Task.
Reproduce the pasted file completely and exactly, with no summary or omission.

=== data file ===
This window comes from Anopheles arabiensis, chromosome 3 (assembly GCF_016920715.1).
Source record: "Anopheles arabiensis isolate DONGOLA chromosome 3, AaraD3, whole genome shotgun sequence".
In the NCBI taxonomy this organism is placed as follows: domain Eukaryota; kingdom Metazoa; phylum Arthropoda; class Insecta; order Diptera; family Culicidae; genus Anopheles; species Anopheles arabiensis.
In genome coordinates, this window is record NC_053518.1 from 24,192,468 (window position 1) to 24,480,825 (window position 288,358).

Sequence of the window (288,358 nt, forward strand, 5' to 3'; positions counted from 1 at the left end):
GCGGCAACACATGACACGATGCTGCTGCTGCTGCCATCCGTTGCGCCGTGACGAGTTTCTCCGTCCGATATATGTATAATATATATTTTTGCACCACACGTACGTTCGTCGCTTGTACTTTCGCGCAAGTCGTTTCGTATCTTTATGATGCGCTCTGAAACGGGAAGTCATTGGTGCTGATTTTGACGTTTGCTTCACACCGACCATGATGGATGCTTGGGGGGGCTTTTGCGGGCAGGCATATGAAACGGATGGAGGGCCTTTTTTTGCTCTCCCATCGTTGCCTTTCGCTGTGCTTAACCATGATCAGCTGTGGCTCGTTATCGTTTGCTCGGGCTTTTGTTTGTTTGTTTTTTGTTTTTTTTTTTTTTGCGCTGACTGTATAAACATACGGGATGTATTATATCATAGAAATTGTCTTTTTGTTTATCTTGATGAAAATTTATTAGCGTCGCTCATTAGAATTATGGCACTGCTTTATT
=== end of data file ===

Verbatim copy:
This window comes from Anopheles arabiensis, chromosome 3 (assembly GCF_016920715.1).
Source record: "Anopheles arabiensis isolate DONGOLA chromosome 3, AaraD3, whole genome shotgun sequence".
In the NCBI taxonomy this organism is placed as follows: domain Eukaryota; kingdom Metazoa; phylum Arthropoda; class Insecta; order Diptera; family Culicidae; genus Anopheles; species Anopheles arabiensis.
In genome coordinates, this window is record NC_053518.1 from 24,192,468 (window position 1) to 24,480,825 (window position 288,358).

Sequence of the window (288,358 nt, forward strand, 5' to 3'; positions counted from 1 at the left end):
GCGGCAACACATGACACGATGCTGCTGCTGCTGCCATCCGTTGCGCCGTGACGAGTTTCTCCGTCCGATATATGTATAATATATATTTTTGCACCACACGTACGTTCGTCGCTTGTACTTTCGCGCAAGTCGTTTCGTATCTTTATGATGCGCTCTGAAACGGGAAGTCATTGGTGCTGATTTTGACGTTTGCTTCACACCGACCATGATGGATGCTTGGGGGGGCTTTTGCGGGCAGGCATATGAAACGGATGGAGGGCCTTTTTTTGCTCTCCCATCGTTGCCTTTCGCTGTGCTTAACCATGATCAGCTGTGGCTCGTTATCGTTTGCTCGGGCTTTTGTTTGTTTGTTTTTTGTTTTTTTTTTTTTTGCGCTGACTGTATAAACATACGGGATGTATTATATCATAGAAATTGTCTTTTTGTTTATCTTGATGAAAATTTATTAGCGTCGCTCATTAGAATTATGGCACTGCTTTATT